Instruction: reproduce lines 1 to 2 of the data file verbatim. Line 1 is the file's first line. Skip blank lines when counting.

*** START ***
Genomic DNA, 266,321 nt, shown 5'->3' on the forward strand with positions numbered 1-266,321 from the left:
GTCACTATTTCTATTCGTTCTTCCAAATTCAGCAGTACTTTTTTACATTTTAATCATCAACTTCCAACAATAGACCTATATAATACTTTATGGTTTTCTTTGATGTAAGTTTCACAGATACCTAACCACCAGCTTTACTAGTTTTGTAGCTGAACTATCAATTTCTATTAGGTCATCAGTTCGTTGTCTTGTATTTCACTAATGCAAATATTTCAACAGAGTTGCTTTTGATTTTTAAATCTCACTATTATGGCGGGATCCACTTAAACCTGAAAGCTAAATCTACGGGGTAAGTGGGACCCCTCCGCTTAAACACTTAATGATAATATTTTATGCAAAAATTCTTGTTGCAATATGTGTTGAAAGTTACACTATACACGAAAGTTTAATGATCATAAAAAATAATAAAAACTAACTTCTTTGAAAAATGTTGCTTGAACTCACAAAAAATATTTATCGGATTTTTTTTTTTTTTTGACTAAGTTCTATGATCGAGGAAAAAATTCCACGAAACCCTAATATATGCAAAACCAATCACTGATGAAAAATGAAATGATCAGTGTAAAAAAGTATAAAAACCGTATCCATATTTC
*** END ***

Genomic DNA, 266,321 nt, shown 5'->3' on the forward strand with positions numbered 1-266,321 from the left:
GTCACTATTTCTATTCGTTCTTCCAAATTCAGCAGTACTTTTTTACATTTTAATCATCAACTTCCAACAATAGACCTATATAATACTTTATGGTTTTCTTTGATGTAAGTTTCACAGATACCTAACCACCAGCTTTACTAGTTTTGTAGCTGAACTATCAATTTCTATTAGGTCATCAGTTCGTTGTCTTGTATTTCACTAATGCAAATATTTCAACAGAGTTGCTTTTGATTTTTAAATCTCACTATTATGGCGGGATCCACTTAAACCTGAAAGCTAAATCTACGGGGTAAGTGGGACCCCTCCGCTTAAACACTTAATGATAATATTTTATGCAAAAATTCTTGTTGCAATATGTGTTGAAAGTTACACTATACACGAAAGTTTAATGATCATAAAAAATAATAAAAACTAACTTCTTTGAAAAATGTTGCTTGAACTCACAAAAAATATTTATCGGATTTTTTTTTTTTTTTGACTAAGTTCTATGATCGAGGAAAAAATTCCACGAAACCCTAATATATGCAAAACCAATCACTGATGAAAAATGAAATGATCAGTGTAAAAAAGTATAAAAACCGTATCCATATTTC